Phantom monks are Ghosts of monks and other ecclesiastical persons that haunt various religious sites: abbey ruins, churches and vicarages built on the sites of former monasteries, modern-day cathedrals and churches, and dwelling places.
Some ghosts are monks who suffered violent deaths for their faith during times of religious persecution, or monks, priests and clergymen who apparently wish to remain at beloved sites in spirit. Some phantom monks are seen walking alone or in processions. Others are heard chanting and singing and have even been said to speak to visitors.
In the United States, one of the most famous sites of phantom monks is St. James Sag Church in a Chicago suburb. The church, built in 1833, is the second oldest Catholic church in northern Illinois. The grounds have three buildings—the church, a rectory and Saginaw Hall—and a cemetery. No monastery ever operated there, but phantom monks nonetheless haunt the grounds. The area by the main entrance is known as “Monk’s Castle.”
Folk legend has it that if the phantom monks catch a person trespassing at night, they make him kneel down on ball bearings and pray all night long. St. James Sag has a history of hauntings dating to pioneer days that includes phantom carriages, a girl in white robes and a phantom stallion. The church is located near another famous haunted cemetery, the home of RESURRECTION MARY.
In November 1977, a Cook County policeman had an interesting encounter with the phantom monks of St. James Sag. The officer was driving by the church’s cemetery at about 2:30 A.M. when he saw eight or nine figures in hooded robes walking inside the gates. He called to them to come out and be arrested for trespassing. The monks paid no attention to him but continued walking up a hill. The officer took his shotgun and pursued them. He stumbled around in the dark, but the monks seemed to glide over the uneven ground. When the officer arrived at the top of the hill, the monks were nowhere to be seen. He searched the entire area and found nothing.
Numerous phantom monk hauntings are reported throughout Britain. In Canterbury, Kent, the old cathedral, completed in 597, is haunted by an unidentified phantom monks 371 hooded monk sometimes seen in the cloisters in the evenings. Another ghost is believed to be Archbishop Simon Sudbury, killed in 1381. His torso is buried at the church, and his head is buried at a churchyard in Suffolk, where he was born. Sudbury’s ghost is described as “a dignifi ed character with a grey beard and a fair complexion.”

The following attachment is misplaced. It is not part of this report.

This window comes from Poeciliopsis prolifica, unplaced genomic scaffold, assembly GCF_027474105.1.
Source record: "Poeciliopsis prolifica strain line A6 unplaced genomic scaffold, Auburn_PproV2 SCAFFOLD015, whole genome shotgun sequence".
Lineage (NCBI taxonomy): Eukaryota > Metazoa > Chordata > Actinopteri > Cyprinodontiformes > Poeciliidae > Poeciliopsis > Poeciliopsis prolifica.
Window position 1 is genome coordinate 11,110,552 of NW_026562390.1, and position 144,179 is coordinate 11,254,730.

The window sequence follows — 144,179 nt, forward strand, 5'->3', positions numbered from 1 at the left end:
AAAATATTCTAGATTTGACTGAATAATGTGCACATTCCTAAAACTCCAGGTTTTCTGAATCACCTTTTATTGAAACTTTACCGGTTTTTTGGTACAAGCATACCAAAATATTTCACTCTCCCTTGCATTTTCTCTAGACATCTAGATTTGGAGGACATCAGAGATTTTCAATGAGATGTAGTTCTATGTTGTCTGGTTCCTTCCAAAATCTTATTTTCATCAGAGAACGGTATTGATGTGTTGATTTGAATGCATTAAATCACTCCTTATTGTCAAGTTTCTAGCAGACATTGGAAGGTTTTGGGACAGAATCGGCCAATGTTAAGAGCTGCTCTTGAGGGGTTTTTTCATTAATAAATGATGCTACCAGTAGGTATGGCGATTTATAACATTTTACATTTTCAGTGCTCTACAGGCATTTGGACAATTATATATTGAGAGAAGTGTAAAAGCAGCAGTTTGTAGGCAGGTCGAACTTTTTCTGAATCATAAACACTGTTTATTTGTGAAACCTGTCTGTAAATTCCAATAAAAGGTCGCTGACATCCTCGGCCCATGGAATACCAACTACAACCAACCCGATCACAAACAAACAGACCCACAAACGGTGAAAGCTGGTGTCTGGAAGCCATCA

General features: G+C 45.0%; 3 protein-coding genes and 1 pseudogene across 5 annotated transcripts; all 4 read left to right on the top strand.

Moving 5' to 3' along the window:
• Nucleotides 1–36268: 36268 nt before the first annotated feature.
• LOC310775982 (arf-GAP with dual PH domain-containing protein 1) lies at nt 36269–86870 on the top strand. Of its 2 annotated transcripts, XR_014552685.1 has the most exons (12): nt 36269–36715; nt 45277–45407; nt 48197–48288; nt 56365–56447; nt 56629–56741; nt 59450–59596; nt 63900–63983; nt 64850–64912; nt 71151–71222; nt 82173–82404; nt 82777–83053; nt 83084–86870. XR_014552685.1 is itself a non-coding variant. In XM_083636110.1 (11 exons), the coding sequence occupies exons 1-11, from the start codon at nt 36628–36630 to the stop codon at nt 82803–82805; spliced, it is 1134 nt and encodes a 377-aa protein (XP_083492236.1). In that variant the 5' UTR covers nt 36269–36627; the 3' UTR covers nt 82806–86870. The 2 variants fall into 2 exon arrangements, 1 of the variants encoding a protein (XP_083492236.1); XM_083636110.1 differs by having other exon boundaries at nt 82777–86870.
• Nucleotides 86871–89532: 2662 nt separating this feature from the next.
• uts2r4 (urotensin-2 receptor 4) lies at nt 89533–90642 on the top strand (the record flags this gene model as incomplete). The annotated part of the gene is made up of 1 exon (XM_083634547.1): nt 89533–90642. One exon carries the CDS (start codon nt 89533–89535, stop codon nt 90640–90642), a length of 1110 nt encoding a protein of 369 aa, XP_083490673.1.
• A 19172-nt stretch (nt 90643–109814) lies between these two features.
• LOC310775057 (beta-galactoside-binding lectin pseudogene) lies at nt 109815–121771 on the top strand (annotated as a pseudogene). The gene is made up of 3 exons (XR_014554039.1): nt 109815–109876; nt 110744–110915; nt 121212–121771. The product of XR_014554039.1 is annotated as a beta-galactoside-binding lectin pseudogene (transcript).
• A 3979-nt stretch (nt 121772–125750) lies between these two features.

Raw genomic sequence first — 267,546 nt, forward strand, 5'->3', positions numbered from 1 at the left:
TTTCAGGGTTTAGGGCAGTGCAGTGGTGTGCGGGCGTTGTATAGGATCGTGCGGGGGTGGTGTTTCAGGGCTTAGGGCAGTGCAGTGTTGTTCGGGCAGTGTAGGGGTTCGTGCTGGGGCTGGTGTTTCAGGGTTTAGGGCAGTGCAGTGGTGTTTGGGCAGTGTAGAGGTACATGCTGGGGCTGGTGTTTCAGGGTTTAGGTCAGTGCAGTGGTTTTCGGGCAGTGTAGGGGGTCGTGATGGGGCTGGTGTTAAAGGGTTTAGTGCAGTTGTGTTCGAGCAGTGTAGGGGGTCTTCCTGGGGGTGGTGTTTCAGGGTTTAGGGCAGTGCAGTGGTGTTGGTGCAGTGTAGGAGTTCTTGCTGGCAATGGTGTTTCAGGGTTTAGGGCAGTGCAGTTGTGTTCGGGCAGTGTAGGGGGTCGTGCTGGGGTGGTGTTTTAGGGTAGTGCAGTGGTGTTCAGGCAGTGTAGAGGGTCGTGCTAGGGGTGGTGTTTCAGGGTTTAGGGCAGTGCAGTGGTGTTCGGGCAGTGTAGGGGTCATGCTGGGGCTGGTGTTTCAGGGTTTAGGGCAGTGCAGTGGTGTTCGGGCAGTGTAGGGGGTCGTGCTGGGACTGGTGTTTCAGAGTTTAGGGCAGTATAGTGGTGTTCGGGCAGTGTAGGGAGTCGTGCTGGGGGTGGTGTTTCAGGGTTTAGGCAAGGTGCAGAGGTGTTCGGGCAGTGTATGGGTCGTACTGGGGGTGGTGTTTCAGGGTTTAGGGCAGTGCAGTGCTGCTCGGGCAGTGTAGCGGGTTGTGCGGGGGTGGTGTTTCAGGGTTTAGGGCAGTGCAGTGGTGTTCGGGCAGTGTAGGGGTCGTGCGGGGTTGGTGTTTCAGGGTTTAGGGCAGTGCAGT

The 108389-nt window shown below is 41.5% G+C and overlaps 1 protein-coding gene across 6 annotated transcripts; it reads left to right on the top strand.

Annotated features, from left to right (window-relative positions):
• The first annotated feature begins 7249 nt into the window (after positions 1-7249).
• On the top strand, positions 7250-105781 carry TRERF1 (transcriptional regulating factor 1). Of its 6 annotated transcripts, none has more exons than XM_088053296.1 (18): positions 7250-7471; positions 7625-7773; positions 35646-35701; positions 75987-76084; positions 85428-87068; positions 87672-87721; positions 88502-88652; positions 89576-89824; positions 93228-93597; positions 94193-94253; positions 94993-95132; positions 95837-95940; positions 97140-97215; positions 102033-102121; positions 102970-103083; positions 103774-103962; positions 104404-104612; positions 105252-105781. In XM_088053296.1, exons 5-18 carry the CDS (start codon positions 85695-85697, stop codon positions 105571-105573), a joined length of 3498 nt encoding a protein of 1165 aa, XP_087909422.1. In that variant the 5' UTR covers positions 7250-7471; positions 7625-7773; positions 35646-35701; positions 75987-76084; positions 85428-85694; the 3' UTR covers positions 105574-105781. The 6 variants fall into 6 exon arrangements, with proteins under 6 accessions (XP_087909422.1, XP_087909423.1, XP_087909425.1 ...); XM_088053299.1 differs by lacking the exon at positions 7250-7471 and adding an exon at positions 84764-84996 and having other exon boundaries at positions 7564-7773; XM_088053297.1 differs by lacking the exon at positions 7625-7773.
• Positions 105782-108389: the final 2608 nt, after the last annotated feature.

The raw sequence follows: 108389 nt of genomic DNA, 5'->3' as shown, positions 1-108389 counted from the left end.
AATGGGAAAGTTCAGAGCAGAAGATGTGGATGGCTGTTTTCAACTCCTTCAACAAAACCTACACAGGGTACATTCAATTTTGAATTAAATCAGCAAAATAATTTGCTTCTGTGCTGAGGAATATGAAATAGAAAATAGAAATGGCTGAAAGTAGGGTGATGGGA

At the ruins of Whalley Abbey, witnesses have heard the singing of a Te Deum and have seen a procession of monks with heads bowed and hands clasped together as if in prayer. The monks first came to Whalley in the 13th century, but the property was forfeited to the state after the abbot, John Paslew, was tried and executed for treason in 1537. Paslew’s ghost is often accompanied by Poltergeist activities.
Two phantom monks have appeared at Chingle Hall, a 13th-century house located 6 miles north of Preston. During the 16th-century Reformation, the Catholic owners, the Singletons, allowed secret Masses to be held and priests to be hidden in its myriad rooms and passages. In the 17th century, the house passed to relatives, the Wall family, and it became the birthplace of St. John Wall, hanged for his religion in 1679. According to lore, his head was brought back to the house and buried in its cellars. His ghost has been seen in the house and on the grounds, often accompanied by footsteps, stamping feet, scratchings, rappings and tappings. Visitors report such strange occurrences as objects and wall pictures moving, as if by invisible hands. People have reported being touched by the ghost, from a gentle placing of a hand on a shoulder to a forceful shove across the room.